A few wines

Dinner on Jens Lehmann the other night because some friends foolishly bet me that Arsenal would beat Barcelona in the Champions League. So I found myself at the Relais & Chateaux property Cellars Hohenhort, where the restaurant is called Greenhouse (it has trees growing through it) and a young Frenchman is behind the pots. The food was good on average, but what interested me more was that the sommelier had organised some wines in advance, knowing my friends were wine-lovers. Brampton Viognier 2005 was their first choice with the starters – a rich and heavy wine, positively smothering itself in an ingratiating desire to be lovable. As a result, I could barely drink a glass. At least the wine was in screwcap.

Then a Backsberg “Pumphouse” Shiraz 2003 which was so named I guess because it was pumped up by… yes, viognier. Put the wine to the nose and that was all you first smelt, second and third too. Not a poor texture on the palate, but again cloyingly sweet and twee.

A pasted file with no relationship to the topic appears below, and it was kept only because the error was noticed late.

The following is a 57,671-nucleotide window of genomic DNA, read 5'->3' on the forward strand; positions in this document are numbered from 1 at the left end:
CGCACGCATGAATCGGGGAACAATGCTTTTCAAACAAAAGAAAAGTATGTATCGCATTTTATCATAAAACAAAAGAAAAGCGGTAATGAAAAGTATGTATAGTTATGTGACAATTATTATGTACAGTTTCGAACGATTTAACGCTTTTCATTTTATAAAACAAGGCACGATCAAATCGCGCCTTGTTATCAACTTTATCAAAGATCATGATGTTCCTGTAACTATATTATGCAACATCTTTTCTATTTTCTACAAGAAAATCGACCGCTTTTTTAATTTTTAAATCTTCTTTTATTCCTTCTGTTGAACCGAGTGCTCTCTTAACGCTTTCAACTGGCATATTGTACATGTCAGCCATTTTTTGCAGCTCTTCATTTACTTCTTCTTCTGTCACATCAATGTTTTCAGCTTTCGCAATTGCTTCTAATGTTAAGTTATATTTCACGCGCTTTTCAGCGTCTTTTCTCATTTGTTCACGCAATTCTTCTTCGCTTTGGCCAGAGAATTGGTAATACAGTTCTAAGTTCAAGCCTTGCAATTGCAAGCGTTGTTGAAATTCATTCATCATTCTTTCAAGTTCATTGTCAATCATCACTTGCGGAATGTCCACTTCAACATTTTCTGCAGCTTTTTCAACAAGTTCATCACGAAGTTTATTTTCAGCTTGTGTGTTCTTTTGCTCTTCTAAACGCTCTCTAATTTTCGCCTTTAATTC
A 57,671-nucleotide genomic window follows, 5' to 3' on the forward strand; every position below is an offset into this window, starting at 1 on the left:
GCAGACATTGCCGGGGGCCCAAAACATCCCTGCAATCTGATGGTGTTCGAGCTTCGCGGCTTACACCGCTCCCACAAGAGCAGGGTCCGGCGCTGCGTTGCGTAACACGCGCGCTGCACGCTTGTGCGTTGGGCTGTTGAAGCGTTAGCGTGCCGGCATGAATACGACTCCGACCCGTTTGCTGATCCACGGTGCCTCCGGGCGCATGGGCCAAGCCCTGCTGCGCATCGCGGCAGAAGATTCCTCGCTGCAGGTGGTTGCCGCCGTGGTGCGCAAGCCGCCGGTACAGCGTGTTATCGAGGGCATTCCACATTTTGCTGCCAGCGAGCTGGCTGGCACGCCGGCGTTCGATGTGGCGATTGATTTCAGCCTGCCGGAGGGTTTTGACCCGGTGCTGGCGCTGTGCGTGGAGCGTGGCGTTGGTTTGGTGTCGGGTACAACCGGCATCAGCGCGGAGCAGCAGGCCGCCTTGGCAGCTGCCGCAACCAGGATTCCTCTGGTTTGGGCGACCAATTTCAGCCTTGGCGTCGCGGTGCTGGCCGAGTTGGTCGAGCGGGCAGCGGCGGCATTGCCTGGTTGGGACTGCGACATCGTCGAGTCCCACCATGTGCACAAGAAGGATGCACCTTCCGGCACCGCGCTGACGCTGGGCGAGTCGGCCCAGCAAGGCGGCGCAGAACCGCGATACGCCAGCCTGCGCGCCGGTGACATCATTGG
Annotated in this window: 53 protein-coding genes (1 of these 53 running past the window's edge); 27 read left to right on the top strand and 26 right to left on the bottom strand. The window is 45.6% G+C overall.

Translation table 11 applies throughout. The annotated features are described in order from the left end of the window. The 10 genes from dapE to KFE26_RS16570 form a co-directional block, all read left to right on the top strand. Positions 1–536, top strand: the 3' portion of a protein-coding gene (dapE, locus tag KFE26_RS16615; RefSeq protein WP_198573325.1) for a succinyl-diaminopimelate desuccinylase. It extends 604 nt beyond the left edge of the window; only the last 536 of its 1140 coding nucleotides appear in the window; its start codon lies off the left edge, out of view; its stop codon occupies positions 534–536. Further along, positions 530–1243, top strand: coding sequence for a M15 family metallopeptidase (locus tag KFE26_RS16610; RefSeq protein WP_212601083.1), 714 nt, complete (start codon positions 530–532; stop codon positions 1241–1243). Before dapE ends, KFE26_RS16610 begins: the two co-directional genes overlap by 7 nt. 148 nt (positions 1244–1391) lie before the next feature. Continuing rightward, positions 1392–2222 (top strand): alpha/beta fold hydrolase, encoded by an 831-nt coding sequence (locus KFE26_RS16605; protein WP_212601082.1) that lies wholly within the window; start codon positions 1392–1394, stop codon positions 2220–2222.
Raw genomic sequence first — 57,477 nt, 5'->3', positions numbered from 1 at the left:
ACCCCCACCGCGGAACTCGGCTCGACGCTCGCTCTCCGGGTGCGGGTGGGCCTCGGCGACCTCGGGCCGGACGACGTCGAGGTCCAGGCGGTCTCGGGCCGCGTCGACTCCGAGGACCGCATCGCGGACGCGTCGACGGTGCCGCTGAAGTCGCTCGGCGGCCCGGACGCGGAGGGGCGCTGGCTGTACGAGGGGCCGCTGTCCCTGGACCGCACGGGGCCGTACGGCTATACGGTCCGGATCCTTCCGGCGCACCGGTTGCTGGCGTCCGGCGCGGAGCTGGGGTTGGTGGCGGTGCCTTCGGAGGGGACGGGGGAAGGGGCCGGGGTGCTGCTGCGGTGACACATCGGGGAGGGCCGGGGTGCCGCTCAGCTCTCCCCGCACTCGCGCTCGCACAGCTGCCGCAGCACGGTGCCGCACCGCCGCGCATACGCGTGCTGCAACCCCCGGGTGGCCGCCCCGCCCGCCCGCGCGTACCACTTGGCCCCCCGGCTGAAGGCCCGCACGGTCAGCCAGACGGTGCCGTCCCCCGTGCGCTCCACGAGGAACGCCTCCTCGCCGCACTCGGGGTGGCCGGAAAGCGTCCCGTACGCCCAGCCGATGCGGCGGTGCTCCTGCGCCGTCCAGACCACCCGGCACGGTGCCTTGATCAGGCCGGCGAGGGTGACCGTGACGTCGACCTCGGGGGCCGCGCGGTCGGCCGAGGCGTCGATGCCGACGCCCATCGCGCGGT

To rescue the situation and take control of our vinous pleasure, my friend ordered a 1997 Cordoba Crescendo. The winemaker Chris Keet reckons this may be his finest (although the 1995 is superb). It’s a cabernet franc-led wine, and still so incredibly fresh and pure it’s astounding. Besides its obvious class, it had that most winning quality of being drinkable.

4 Replies to “A few wines”

  1. Curious that the food was ‘good on average’. Should be, at those prices. My recollection is of one of our party being given crunchy risotto, and getting a lecture when he requested it get a little more cooking. He was told (somewhat unfortunately?) that this was the ‘French way’. If it was a soggy baguette, perhaps it would have been the ‘Italian way’? I trust you didn’t comment adversely on the choice of wine to your waitron. It might have been worth it to hear the response. To be fair, everyone else thoroughly enjoyed their meal.

  2. I should have asked the waitress whether she would be happy to drink half a bottle of that immensely alcoholic wine, yes. It’s time the staff also tried to drink the stuff, not just be impressed by its supposed credentials.

  3. That might be the first offer she’s ever had to drink wine at work, in order to know what she’s putting customers through. Do you know whether the more expensive places make any attempt to educate their staff about SA wine, or do they just hope to hire people who know all this already? Apparently at Constantia Uitsig staff used to be encouraged to finish off opened bottles, but while there might be some educational value in this, I have my doubts about the context.

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